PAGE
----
Fortunately, higher prices haven’t halted consumer spending. In 2022, home furnishing giant Wayfair Inc. increased its prices due to inflation and the conversion rate was not impacted at all. Due to the pandemic, American citizens have $2 trillion more in the bank than they did before the pandemic, which is making the rise in inflation a little bit more palatable. It is estimated that in 2022, American consumers will pay $2.7 billion more online for the same number of goods due to inflation.
Shortages in supply impact ecommerce sales
The COVID-19 pandemic has greatly impacted supply chains due to both the continual closings of warehouses due to outbreaks and the surge in American consumer demands for goods. This had led to numerous inventory shortages and more out-of-stock messages than ever before. Between March 2020 and February 2020, American consumers faced over 60 billion out-of-stock messages from online retailers.
Consumers are likely to see an average of one out-of-stock message for every 59 product pages they browse. This is a 235% from before the pandemic. The supply chain has still not recovered and is expected to continue throughout 2022.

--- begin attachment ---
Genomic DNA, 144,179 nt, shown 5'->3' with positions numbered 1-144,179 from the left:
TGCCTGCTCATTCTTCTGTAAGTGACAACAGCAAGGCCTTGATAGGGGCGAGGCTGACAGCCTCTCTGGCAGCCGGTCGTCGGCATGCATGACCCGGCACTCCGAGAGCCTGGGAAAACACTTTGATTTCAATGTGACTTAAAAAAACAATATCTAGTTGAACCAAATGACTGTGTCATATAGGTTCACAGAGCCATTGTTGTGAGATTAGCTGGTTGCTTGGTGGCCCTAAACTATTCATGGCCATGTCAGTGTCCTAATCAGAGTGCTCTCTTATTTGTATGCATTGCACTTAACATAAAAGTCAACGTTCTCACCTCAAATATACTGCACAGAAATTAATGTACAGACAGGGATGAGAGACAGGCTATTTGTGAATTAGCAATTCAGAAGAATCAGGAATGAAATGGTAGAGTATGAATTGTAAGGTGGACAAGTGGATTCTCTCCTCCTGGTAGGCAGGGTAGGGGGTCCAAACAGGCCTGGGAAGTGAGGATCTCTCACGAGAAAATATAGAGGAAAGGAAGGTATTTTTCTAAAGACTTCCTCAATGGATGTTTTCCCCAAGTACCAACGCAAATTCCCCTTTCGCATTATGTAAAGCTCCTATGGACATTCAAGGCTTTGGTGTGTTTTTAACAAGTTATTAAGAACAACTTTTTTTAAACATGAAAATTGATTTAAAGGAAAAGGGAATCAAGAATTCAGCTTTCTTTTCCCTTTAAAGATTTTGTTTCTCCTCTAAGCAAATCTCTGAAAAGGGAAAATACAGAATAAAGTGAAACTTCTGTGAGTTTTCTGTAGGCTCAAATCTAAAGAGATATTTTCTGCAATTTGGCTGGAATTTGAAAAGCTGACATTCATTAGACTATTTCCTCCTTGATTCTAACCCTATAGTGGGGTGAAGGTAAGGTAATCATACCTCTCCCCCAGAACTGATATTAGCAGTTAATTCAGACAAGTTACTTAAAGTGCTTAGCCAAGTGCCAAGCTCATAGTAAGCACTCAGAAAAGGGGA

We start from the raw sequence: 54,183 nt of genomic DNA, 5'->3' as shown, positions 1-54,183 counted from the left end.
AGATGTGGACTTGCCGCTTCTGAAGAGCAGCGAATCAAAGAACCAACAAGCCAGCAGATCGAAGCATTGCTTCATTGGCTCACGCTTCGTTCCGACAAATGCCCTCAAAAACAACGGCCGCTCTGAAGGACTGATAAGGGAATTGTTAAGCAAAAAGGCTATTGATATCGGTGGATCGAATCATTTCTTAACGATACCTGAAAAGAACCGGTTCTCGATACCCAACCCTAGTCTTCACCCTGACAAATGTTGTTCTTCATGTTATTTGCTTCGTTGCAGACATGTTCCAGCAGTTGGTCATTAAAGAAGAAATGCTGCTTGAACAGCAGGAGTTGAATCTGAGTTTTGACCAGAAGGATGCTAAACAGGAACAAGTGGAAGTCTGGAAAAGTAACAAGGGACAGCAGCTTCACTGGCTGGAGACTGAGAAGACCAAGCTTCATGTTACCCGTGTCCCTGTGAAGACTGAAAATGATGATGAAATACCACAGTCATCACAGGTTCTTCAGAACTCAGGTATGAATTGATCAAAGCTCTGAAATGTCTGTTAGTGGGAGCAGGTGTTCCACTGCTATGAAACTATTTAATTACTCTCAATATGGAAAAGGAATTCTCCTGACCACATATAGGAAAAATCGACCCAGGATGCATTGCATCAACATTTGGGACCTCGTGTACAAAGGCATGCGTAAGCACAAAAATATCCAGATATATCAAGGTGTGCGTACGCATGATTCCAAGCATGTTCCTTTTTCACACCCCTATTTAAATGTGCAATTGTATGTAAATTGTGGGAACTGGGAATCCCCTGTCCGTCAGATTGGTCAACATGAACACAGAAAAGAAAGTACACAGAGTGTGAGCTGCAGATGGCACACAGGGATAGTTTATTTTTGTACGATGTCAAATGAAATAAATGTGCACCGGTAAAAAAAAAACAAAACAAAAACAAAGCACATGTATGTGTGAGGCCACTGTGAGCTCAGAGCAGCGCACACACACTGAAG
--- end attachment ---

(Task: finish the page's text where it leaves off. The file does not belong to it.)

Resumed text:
What does the boom in online shopping mean for retail shopping?
With consumers now becoming used to finding everything they desire online, it has been hard for brick-and-mortar stores to live up to these same expectations. While many retail stores had to shut down locations, it is actually expected that brick-and-mortar stores will make a comeback post-pandemic. With people being forced to stay indoors, many are itching to get back to their normal lives which includes in-person shopping.